Fig. 1 Confocal laser scanning microscopic (CLSM) micrographs of porcine skin after in vitro topical administration of FITC after laser pretreatment: a Non-treatment group. b Er:YAG laser, 5 J/cm2. c CO2 laser, 5 W (original magnification, ×20). The skin specimen was viewed by CLSM at 8-μm increments through the Z-axis. The images below the photographs of the 15 fragments are the sum of all fragments.


Both Er:YAG and CO2 lasers increased permeability to all three vitamin C derivatives. At 5 J/cm2 (Er:YAG laser) and 5 W (CO2 laser), the CO2 laser increased permeability to each compound more than the Er:YAG laser and showed deeper penetration of the fluorescent probe, FITC, into the skin layer. Maximum (optimal) transdermal delivery energy was 3.8–5 J/cm2 (Er:YAG laser) and 5 W (CO2 laser).

Fig. 2 Scanning electron microscopy observations (magnification ×300) of porcine skin. a Without any treatment. b 4 mm, 5 J/cm2 Er: YAG laser. c 5 mm, 5 W CO2 laser.

Hsiao et al. [12] have compared the effect of the two lasers on permeation of two other stable vitamin C deriva- tives, 3-O-ethyl ascorbic acid and 1-ascorbyl-2-glucoside, in nude mouse skin. As fluency was increased a ceiling effect on permeation was seen with the Er:YAG laser, but not with the CO2 laser. The optimal fluency for the two compounds tested was 5 J/cm2. Optimal fluency for the CO2 laser was not reported. Lee et al. [5] found the Er:YAG laser able to increase permeability to vitamin C, but not to magnesium ascorbyl phosphate. They did not investigate the ability of the CO2 laser to increase permeability to this derivative.

The three derivatives studied in the current investigation are used in a number of topical formulations for skin whit- ening. When laser pretreatment is used in order to enable the derivatives to cross the stratum corneum, it is important for the clinician to know the optimal laser setting in order to avoid skin damage due to high energy. The Er:YAG laser and the CO2 laser require different machines. Not all clinics have both machines, so it is important to know the best settings for each type of laser.

The primary barrier to transdermal drug delivery is the low permeability of the stratum corneum. Laser treatment can be divided into two components, a stratum corneum ablation effect and the effect of photochemical waves. Of the two components, the stratum corneum ablation effect is the most important [13], and laser treatment can remove the stratum corneum with little damage to the other layers of the skin [14]. This ability has enabled laser treatment to be used for such applications as transdermal DNA delivery [15] and to immunize an animal without the addition of adjuvants or penetration enhancers [16].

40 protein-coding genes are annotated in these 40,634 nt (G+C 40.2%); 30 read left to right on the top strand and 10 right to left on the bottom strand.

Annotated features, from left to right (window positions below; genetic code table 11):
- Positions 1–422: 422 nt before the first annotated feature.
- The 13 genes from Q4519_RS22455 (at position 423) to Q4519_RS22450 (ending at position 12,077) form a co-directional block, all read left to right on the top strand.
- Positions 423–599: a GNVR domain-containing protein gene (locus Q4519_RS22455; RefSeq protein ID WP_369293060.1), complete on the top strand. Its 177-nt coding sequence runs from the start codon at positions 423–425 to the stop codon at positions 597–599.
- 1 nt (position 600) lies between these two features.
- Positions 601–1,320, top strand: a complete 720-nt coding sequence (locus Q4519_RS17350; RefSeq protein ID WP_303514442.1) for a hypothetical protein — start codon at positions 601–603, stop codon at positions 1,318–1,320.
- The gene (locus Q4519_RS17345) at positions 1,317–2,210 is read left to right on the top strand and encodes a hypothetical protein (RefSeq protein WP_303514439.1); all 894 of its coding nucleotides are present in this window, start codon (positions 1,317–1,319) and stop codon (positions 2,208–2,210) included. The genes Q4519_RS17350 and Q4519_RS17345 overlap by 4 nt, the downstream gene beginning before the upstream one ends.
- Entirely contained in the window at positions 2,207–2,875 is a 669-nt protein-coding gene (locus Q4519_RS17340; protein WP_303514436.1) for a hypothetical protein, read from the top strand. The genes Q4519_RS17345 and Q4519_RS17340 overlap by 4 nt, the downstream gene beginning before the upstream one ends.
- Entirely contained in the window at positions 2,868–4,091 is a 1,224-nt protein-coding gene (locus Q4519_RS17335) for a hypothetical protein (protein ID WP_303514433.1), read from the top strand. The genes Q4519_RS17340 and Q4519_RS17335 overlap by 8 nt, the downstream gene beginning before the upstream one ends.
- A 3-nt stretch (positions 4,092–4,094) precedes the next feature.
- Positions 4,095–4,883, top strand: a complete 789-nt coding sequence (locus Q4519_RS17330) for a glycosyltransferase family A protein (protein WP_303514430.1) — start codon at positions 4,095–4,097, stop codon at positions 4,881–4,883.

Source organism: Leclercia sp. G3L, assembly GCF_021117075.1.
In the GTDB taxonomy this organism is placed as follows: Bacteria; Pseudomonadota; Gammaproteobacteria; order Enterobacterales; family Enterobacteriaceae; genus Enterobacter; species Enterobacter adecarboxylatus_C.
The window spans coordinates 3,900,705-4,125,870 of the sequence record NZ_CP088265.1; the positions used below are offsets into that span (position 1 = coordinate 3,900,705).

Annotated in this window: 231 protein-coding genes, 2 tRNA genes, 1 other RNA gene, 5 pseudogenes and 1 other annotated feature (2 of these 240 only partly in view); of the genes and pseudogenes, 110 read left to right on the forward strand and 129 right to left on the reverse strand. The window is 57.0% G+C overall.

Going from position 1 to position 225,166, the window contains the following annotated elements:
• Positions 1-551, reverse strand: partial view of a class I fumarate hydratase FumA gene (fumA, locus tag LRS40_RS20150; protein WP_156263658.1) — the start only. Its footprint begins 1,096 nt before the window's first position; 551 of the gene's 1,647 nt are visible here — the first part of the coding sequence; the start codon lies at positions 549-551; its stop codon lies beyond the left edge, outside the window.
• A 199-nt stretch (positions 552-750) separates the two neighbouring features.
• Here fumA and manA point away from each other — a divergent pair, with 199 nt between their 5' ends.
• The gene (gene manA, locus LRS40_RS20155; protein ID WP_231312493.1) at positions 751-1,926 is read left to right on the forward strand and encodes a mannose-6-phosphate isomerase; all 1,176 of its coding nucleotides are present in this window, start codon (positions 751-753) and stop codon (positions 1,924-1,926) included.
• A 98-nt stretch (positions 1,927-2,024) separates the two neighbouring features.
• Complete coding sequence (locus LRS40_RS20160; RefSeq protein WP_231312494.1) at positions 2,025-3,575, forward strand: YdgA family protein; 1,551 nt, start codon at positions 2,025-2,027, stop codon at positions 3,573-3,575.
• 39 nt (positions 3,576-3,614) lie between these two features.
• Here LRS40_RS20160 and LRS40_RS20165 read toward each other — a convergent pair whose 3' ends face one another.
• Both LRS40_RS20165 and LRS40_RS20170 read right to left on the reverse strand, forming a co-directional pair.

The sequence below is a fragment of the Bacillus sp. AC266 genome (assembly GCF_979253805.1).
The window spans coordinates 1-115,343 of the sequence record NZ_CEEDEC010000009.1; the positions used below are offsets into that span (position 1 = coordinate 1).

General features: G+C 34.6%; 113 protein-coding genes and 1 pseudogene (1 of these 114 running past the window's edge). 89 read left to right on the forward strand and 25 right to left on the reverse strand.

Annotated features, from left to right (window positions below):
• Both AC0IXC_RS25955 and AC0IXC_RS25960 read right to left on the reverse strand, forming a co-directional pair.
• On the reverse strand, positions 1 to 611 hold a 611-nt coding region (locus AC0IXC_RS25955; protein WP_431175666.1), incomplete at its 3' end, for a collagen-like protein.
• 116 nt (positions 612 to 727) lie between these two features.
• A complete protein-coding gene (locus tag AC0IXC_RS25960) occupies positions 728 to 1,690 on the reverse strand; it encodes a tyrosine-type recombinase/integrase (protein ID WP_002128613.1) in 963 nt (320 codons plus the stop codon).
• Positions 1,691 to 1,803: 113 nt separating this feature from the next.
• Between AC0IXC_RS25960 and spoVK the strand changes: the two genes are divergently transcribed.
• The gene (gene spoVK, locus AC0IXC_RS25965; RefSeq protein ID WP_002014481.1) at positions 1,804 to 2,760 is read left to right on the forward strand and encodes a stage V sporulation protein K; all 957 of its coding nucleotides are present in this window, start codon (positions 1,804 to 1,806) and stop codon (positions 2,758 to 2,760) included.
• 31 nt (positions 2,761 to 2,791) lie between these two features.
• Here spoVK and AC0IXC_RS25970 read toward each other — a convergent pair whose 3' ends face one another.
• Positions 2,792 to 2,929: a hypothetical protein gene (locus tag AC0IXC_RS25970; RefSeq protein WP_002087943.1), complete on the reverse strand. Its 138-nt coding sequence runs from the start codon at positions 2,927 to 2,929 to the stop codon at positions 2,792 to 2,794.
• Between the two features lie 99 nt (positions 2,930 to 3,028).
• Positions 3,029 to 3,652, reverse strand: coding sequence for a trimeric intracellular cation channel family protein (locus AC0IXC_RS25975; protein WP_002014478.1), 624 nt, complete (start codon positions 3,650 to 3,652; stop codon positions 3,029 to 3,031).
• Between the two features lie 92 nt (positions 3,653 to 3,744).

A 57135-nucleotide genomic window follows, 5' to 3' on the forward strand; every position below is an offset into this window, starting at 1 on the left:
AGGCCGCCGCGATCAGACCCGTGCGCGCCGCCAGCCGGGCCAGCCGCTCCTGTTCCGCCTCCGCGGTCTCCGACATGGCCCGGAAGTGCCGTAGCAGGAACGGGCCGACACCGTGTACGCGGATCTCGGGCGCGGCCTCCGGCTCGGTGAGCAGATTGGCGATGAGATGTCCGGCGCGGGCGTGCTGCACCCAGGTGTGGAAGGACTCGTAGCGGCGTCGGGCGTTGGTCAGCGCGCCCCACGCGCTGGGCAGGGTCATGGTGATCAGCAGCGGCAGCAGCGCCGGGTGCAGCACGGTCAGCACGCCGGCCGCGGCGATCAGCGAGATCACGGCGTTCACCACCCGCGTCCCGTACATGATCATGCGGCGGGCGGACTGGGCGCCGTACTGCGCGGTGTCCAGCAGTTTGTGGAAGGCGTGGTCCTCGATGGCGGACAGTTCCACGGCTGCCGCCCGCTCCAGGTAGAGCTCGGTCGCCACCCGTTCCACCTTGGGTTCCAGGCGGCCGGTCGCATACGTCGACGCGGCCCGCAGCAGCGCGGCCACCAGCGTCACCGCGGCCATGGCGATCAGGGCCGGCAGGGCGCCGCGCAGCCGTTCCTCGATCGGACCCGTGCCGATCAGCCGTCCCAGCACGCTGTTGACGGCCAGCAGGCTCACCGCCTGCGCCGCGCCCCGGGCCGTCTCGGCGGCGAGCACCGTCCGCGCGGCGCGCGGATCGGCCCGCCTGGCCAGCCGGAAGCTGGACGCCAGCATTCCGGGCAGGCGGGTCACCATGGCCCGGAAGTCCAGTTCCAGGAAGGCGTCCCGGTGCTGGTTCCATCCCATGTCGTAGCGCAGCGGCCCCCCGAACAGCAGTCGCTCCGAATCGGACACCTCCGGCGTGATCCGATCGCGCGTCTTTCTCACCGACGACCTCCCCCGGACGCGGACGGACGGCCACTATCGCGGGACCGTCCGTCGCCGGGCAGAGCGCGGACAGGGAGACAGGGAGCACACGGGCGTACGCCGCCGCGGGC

Other ways to increase the effectiveness of Er:YAG laser pretreatment while decreasing potential skin damage have been investigated. In fractional treatment [16–20], the Er: YAG laser beam was sent through a grid with small holes in it so that only a fraction of the treated area was reached by the beam. In microporation [7], the Er:YAG laser, whose wavelength is the principal wavelength for the absorption of water molecules, was used with a very short pulse duration in pig and human skin samples. Heat transfer to other sub- stances was thus minimized and the explosive evaporation of the water produced micropores through which the drug could enter the skin. And Greene et al. [8], in a clinical study, has explored the use of blended Er:YAG and CO2 laser treatment in patients with actinic skin damage.

In considering the clinical use of CO2 laser treatment to increase transdermal delivery of vitamin C, one question is whether hyperpigmentation, a known side effect of CO2 laser treatment, would interfere with results. Two studies of long-term side effects of CO2 laser resurfacing reported hyperpigmentation in 3/104 (2.8 %) and 7/104 (6.3 %) of patients [21,22]. No instances of melasma were reported, and hyperpigmentation was treated with topical hydroquinone.

Fig. 3 Cumulative amount-time profiles of in vitro transdermal permeation through porcine skin of a MAP-1, b MAP-2, and c SAP, after Er:YAG laser pretreatment with 4 mm spot size and different irradiation energies But the goals of CO2 laser treatment for vitamin C delivery are different from those for skin resurfacing.

To increase skin permeability, the goal is to remove the stratum corneum, and only the lowest laser setting, 5 W,Difference letters (a, b) indicate significantly different between groups will not be a problem with combined CO2 laser/vitamin C use.We have shown in this study that pretreatment with both the Er:YAG and CO2 laser increase the permeability of porcine skin to three stable vitamin C derivatives used in topical skin care formulations. Optimal fluency for all deriv- atives was 5 W for the CO2 laser and 3.8 to 5 J/cm2 for the Er:YAG laser.

Fig. 4 MAP-1, MAP-2, and SAP normalized fluxes across porcine skin after pretreatment with an Er:YAG laser (n08 for each fluency condition). Each value represents the means± SD. Normalized flux was cal- culated from the flux across fully laser-treated skin (100 %). P<0.05 through one-way ANOVA test with a post hoc Duncan test. Difference letters (a, b, c, d) indicate significantly different between groups.

Fig. 5 Cumulative amount/time profiles of in vitro transdermal permeation through porcine skin of a MAP-1, b MAP-2, and c SAP, after CO2 laser pretreatment with 5 mm spot size and different irradiation energies. Each value represents mean±SD (n 08).

Fig. 6 MAP-1, MAP-2, and SAP normalized fluxes across porcine skin after pretreatment with CO2 laser (n08 for each formulation condition). Each value represents mean±SD. Normalized flux was calculated from the flux across fully laser- treated skin (100 %). P<0.05 through one-way ANOVA test with a post hoc Duncan test.

Acknowledgments This work was supported by the Chang Gung Memorial Hospital Grant (CMRPF190101).